Hirata, Y., & Aihara, K. (2010) Identifying hidden common causes from bivariate time series: A method using recurrence plots. Physical Review E, 81(1), 016203. DOI.
Hirata, Y., Horai, S., & Aihara, K. (2008) Reproduction of distance matrices and original time series from recurrence plots and their applications. The European Physical Journal Special Topics, 164(1), 13–22. DOI.
Hirata, Y., Judd, K., & Kilminster, D. (2004) Estimating a generating partition from observed time series: Symbolic shadowing. Physical Review E, 70(1), 016215. DOI.
Hirata, Y., Suzuki, H., & Aihara, K. (2006) Reconstructing state spaces from multivariate data using variable delays. Physical Review E, 74(2), 026202. DOI.
Iwayama, K., Hirata, Y., Takahashi, K., Watanabe, K., Aihara, K., & Suzuki, H. (2012) Characterizing global evolutions of complex systems via intermediate network representations. Scientific Reports, 2. DOI.
Kantz, H., & Schreiber, T. (2004) Nonlinear time series analysis. (2nd ed.). Cambridge, UK ; New York: Cambridge University Press
Nichkawde, C. (2013) Optimal state-space reconstruction using derivatives on projected manifold. Physical Review E, 87(2), 022905. DOI.
Pitt, L. (1989) Inductive inference, DFAs, and computational complexity. In K. Jantke (Ed.), Analogical and Inductive Inference (Vol. 397, pp. 18–44). Springer Berlin / Heidelberg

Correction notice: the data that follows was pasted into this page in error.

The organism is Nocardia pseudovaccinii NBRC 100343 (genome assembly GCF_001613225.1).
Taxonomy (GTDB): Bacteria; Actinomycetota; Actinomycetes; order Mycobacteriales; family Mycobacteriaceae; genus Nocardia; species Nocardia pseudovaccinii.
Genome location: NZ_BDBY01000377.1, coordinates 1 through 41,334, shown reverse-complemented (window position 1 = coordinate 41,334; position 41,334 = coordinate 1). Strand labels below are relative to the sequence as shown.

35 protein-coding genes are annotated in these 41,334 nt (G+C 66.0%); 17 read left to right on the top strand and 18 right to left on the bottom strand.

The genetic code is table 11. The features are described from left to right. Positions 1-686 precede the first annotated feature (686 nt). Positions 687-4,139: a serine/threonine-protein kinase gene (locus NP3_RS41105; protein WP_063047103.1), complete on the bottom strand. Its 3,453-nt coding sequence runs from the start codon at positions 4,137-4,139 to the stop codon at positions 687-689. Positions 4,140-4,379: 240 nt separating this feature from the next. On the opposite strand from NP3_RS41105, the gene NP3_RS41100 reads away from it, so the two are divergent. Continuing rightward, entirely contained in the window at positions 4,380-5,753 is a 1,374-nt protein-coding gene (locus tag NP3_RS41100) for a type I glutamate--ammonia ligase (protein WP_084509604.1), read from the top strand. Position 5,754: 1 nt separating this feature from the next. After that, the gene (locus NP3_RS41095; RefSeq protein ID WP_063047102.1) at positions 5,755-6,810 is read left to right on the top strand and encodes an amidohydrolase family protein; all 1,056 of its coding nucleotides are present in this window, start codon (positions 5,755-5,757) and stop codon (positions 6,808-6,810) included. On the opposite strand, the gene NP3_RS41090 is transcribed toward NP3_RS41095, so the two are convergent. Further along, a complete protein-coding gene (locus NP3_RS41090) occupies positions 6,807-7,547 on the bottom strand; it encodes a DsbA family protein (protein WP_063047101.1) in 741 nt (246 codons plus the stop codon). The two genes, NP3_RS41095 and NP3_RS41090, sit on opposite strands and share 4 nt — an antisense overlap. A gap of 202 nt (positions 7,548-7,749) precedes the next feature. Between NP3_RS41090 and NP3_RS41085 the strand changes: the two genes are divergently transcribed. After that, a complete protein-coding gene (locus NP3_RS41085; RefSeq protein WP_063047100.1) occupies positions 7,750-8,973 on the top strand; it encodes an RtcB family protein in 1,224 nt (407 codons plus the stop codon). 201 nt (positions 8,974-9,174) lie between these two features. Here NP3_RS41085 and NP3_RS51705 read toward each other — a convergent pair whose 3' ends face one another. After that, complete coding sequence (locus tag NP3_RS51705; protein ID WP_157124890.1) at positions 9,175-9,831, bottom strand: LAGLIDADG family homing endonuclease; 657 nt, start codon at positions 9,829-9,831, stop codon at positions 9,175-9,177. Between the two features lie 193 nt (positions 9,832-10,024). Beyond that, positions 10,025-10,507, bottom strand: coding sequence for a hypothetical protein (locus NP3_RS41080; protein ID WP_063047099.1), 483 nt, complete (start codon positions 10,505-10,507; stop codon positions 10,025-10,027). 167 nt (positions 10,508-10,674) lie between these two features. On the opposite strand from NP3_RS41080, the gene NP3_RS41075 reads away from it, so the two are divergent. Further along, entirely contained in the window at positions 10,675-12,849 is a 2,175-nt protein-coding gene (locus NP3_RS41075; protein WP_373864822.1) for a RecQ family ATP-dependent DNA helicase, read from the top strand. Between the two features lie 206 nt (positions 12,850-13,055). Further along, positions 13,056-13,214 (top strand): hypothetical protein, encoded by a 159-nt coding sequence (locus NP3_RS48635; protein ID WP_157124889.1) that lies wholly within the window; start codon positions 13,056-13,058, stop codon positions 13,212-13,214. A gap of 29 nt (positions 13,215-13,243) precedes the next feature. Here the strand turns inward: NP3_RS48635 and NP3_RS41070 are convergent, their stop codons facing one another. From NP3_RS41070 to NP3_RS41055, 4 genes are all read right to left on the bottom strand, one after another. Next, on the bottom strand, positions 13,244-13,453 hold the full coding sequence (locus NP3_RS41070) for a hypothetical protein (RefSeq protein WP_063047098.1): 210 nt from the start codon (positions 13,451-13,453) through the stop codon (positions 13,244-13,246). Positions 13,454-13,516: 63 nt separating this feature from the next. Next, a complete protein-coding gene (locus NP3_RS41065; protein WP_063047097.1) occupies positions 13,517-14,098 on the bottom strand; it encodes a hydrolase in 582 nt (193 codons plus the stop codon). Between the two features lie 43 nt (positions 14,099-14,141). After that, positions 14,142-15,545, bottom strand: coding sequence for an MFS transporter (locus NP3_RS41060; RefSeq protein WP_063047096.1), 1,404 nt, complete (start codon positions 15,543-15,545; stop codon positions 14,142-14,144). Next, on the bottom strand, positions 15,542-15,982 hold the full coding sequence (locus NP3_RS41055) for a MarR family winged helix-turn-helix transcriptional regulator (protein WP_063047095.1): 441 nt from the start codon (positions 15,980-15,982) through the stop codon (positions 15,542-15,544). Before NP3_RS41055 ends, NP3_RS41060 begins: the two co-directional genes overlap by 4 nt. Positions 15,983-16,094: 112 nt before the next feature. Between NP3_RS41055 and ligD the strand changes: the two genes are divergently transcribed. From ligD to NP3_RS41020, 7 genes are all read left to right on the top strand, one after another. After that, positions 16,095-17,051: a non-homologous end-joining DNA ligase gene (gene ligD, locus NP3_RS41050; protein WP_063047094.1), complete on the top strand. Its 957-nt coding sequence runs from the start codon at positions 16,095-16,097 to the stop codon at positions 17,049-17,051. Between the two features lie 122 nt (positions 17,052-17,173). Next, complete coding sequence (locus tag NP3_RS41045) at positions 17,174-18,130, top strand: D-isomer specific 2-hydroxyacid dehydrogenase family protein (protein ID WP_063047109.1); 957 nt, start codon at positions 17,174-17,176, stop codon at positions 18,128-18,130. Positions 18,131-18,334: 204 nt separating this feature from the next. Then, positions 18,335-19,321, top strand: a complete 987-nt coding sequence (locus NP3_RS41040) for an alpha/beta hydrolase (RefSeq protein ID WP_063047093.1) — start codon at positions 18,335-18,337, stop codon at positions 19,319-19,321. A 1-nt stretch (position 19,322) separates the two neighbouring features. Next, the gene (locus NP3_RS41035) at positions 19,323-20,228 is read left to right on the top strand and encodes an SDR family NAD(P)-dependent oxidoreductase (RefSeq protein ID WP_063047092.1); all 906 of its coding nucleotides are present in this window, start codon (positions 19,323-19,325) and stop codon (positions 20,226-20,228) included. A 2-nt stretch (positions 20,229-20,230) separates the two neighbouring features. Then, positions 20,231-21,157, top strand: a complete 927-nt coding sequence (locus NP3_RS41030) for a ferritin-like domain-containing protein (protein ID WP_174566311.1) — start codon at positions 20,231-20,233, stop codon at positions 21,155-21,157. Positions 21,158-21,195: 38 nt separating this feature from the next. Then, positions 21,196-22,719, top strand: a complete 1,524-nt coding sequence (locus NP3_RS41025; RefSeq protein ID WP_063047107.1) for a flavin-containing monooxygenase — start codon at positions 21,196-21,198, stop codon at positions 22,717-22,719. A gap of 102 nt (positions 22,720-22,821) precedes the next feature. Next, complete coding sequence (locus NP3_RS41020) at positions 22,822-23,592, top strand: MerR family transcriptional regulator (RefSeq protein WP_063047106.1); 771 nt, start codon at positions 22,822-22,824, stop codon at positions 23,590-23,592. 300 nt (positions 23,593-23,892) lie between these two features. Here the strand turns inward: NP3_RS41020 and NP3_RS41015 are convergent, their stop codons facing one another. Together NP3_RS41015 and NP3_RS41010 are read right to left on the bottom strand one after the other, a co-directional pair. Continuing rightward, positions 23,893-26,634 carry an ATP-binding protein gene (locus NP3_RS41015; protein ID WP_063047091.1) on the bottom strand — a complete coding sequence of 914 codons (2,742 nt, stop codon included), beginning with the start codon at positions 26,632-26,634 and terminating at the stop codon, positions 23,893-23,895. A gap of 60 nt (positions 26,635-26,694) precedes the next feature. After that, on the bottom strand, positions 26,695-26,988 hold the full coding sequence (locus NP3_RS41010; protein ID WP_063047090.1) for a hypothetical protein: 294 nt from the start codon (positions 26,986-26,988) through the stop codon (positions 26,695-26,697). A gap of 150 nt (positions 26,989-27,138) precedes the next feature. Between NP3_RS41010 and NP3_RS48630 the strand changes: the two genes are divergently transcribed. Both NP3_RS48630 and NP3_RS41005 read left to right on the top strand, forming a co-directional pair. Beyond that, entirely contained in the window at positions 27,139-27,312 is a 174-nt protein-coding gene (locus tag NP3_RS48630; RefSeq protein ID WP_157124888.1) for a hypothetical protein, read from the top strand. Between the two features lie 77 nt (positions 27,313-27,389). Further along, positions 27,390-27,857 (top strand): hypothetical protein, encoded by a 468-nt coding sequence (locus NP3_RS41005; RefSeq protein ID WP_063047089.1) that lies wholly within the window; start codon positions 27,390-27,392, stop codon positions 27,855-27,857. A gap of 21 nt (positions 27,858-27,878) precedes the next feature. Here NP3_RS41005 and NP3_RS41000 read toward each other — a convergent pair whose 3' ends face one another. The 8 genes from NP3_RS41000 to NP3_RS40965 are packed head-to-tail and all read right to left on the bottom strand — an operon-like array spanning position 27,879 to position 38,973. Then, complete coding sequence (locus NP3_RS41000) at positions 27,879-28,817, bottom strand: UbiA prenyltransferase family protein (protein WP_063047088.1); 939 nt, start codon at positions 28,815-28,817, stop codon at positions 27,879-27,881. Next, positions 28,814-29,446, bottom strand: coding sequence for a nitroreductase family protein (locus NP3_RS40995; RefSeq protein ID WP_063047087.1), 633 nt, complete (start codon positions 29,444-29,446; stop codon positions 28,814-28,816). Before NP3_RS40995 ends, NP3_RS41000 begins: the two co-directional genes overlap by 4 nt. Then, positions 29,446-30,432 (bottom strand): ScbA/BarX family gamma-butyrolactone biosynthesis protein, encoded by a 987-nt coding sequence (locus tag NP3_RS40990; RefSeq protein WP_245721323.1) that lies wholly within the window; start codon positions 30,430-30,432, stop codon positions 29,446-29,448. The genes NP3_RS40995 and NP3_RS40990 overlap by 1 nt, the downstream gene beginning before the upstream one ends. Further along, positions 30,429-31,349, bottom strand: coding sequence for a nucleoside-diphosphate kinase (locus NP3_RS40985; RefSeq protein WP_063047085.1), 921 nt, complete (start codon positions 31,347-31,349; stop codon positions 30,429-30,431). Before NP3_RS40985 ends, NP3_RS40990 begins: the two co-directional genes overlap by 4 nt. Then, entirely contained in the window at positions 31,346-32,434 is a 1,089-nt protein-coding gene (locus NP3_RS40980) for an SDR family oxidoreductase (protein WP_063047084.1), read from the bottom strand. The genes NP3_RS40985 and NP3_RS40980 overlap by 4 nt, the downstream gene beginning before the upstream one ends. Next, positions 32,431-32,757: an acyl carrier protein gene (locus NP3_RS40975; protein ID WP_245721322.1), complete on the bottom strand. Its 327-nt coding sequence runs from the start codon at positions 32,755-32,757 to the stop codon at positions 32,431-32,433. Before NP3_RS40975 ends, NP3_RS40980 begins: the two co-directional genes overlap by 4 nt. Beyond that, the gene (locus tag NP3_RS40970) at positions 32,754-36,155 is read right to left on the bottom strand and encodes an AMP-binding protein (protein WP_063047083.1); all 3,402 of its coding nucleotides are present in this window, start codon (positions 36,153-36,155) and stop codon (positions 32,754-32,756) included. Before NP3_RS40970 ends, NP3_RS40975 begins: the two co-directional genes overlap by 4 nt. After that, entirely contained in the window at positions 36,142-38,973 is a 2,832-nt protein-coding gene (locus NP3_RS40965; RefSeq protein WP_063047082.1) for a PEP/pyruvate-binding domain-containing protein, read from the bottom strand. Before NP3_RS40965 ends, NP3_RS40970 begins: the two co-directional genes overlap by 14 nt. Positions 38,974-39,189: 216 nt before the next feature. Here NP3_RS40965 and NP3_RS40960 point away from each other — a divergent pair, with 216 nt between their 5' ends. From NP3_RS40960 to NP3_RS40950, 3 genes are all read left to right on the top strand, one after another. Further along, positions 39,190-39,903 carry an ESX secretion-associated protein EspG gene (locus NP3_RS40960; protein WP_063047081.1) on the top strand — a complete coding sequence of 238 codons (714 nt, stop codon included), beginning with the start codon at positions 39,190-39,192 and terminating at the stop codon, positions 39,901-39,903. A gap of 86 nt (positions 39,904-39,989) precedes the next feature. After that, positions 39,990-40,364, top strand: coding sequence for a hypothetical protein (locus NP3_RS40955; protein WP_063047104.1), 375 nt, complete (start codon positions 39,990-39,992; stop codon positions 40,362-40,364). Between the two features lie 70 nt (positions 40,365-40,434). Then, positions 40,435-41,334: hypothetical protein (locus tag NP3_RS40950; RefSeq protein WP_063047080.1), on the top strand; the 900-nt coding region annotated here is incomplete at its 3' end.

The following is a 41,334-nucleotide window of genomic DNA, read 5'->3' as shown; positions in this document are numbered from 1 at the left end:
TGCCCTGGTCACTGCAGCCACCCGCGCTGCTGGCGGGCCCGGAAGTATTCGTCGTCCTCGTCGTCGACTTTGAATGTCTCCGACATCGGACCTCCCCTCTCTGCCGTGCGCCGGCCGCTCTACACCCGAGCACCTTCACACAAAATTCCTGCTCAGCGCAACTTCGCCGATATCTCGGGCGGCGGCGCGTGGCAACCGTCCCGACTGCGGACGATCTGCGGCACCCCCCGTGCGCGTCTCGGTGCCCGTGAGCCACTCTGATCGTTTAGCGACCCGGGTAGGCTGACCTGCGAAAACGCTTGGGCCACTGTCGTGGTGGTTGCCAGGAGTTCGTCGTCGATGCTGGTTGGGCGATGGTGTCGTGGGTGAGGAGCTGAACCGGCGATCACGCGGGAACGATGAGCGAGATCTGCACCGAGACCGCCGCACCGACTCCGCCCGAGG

Rudary, M., Singh, S., & Wingate, D. (2005) Predictive Linear-Gaussian Models of Stochastic Dynamical Systems. In arXiv:1207.1416 [cs].
Schreiber, T., & Schmitz, A. (2000) Surrogate time series. Physica D: Nonlinear Phenomena, 142(3-4), 346–382. DOI.
Shalizi, C. R., & Crutchfield, J. P.(2000) Computational Mechanics: Pattern and Prediction, Structure and Simplicity.
Shalizi, C. R., & Crutchfield, J. P.(2002) Information Bottlenecks, Causal States, And Statistical Relevance Bases: How To Represent Relevant Information In Memoryless Transduction. Advances in Complex Systems (ACS), 5(01), 91–95.
Shalizi, C. R., & Shalizi, K. L.(2004) Blind construction of optimal nonlinear recursive predictors for discrete sequences. (pp. 504–511). Presented at the Proceedings of the 20th conference on Uncertainty in artificial intelligence
Shalizi, C. R., Shalizi, K. L., & Crutchfield, J. P.(2002) An Algorithm for Pattern Discovery in Time Series. arXiv:cs/0210025.
Singh, S., James, M. R., & Rudary, M. R.(2004) Predictive State Representations: A New Theory for Modeling Dynamical Systems. In Proceedings of the 20th Conference on Uncertainty in Artificial Intelligence (pp. 512–519). Arlington, Virginia, United States: AUAI Press
Stark, J., Broomhead, D. S., Davies, M. E., & Huke, J. (2003) Delay Embeddings for Forced Systems II Stochastic Forcing. Journal of Nonlinear Science, 13(6), 519–577. DOI.
Theiler, J. (1990) Estimating fractal dimension. J. Opt. Soc. Am. A, 7(6), 1055–1073.
Wolfe, B., James, M. R., & Singh, S. (2005) Learning Predictive State Representations in Dynamical Systems Without Reset. In Proceedings of the 22Nd International Conference on Machine Learning (pp. 980–987). New York, NY, USA: ACM DOI.